If Leonard Fournette owed Ezekiel Elliott a thank you card for going with the No. 4 pick last year, then Saquon Barkley should send both of them a gift basket. Drafting running backs at the top of the first round is cool again, and that is great timing for Barkley, who has the potential to be a special player at the pro level. Barkley runs a 4.4 40-yard dash, has a 41-inch vertical leap and did 29 reps on the bench press at the combine. Elliott didn’t participate in the bench press but was worse in the 40 (4.47 seconds) and in the leap (32.5 inches). The physical gifts were turned into production in college, with Barkley rushing for 3,843 yards and 43 touchdowns in his three years at Penn State, and developing into a solid pass-catching option out of the backfield as a junior. He does not break many tackles, and may take some time to learn pass-protection, but there is little doubt that he can be a star.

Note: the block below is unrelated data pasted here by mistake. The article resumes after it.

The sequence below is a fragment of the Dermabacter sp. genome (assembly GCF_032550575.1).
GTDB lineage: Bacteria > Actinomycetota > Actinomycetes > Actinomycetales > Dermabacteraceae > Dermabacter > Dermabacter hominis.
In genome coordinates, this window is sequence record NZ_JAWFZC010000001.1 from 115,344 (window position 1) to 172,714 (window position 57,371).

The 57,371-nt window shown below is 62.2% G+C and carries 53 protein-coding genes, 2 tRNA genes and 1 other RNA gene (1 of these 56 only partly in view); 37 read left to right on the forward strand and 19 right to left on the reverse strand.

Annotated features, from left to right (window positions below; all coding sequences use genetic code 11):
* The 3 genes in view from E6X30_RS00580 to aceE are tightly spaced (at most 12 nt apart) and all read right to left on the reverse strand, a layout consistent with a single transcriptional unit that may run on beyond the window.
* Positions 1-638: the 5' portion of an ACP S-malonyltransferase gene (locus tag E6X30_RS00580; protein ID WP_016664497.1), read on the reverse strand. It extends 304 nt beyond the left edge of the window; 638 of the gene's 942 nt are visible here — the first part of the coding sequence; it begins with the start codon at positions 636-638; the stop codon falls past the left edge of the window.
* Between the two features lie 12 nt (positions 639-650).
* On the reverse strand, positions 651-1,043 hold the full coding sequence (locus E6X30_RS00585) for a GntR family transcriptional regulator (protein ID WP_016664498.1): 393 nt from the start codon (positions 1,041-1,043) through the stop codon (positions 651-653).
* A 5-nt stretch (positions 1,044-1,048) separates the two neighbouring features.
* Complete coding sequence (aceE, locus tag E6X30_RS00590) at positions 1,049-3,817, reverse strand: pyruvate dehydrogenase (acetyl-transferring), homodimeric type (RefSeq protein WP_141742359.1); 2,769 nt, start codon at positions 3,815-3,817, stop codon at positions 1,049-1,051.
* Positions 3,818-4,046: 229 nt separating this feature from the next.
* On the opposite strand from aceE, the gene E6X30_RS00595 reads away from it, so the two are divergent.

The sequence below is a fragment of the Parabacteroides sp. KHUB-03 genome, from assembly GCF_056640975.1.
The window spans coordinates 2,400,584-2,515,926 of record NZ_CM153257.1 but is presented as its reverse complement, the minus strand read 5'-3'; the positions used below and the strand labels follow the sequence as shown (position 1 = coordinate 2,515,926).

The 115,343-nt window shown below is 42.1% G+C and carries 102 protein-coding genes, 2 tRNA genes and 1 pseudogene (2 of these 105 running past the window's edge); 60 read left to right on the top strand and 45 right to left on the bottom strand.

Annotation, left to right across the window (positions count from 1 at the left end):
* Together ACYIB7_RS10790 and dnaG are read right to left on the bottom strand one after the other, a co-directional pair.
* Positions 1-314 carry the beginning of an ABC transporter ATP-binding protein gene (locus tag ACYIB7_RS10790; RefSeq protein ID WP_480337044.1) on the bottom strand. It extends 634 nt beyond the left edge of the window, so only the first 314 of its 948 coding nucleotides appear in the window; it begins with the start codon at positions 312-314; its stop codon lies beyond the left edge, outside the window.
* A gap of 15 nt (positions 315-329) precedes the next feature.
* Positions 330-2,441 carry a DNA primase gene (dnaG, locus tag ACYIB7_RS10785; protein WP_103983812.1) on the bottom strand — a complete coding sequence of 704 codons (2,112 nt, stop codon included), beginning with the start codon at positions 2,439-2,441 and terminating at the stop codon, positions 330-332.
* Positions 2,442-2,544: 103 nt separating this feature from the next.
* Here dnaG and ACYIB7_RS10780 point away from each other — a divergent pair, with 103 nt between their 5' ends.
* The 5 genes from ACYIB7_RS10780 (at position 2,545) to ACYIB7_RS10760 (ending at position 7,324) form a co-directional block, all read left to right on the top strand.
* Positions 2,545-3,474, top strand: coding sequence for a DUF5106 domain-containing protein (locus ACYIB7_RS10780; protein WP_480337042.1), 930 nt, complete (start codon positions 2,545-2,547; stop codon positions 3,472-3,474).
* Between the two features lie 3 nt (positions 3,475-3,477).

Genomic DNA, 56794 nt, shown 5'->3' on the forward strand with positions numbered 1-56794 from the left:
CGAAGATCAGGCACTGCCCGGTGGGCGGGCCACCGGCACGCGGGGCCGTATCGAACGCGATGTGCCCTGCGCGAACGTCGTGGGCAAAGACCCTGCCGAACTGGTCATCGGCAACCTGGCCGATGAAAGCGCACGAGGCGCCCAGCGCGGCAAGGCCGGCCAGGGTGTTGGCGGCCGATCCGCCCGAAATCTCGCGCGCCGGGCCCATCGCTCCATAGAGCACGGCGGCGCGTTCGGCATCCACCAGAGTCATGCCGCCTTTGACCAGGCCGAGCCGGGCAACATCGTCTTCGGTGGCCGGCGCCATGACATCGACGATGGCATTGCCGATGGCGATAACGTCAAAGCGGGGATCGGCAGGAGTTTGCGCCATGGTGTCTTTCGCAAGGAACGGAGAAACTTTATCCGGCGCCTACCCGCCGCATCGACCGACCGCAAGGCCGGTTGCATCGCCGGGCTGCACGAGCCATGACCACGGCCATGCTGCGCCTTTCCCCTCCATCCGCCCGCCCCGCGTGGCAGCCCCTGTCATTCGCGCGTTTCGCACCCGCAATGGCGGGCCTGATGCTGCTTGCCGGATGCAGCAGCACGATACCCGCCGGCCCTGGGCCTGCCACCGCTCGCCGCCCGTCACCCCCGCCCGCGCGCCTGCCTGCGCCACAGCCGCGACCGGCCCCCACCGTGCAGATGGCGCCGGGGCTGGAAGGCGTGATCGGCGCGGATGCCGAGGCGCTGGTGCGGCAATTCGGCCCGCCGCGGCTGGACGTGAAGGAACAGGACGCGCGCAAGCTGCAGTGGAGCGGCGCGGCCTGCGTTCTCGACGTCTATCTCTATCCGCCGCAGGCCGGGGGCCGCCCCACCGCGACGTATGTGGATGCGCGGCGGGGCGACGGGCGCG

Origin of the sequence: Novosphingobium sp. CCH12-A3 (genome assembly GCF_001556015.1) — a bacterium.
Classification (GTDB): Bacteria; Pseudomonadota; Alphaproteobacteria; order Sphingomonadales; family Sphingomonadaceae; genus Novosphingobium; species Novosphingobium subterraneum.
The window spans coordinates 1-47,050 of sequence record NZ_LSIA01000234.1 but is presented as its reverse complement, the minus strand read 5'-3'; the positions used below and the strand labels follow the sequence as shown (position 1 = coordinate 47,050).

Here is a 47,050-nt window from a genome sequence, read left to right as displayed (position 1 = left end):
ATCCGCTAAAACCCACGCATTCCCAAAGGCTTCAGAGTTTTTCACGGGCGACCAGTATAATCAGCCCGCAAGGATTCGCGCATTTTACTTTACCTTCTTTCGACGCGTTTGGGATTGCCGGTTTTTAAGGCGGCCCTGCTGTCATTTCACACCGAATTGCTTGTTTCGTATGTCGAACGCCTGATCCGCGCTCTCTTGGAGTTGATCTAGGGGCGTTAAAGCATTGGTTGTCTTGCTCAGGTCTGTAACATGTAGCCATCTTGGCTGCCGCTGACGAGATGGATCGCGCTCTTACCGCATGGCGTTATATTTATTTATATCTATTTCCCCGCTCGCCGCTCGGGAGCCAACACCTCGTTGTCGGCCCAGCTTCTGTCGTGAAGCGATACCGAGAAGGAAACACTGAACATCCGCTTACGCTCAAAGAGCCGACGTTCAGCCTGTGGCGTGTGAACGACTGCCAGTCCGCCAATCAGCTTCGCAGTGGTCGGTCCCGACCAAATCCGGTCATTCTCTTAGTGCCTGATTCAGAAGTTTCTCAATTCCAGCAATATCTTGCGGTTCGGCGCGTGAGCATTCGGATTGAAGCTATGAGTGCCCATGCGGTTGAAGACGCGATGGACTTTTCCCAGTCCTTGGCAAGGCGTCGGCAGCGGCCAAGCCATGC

[Read more about the Giants’ pick here.]
How he fits: Even with quarterback Eli Manning’s future in doubt, the Giants made the wise decision to take the best player in the draft. The three top quarterbacks available are all talented but also have some question marks about how good they will be. Almost no one doubts that Barkley will be an immediate superstar.
3. New York Jets: Sam Darnold — QB, Southern California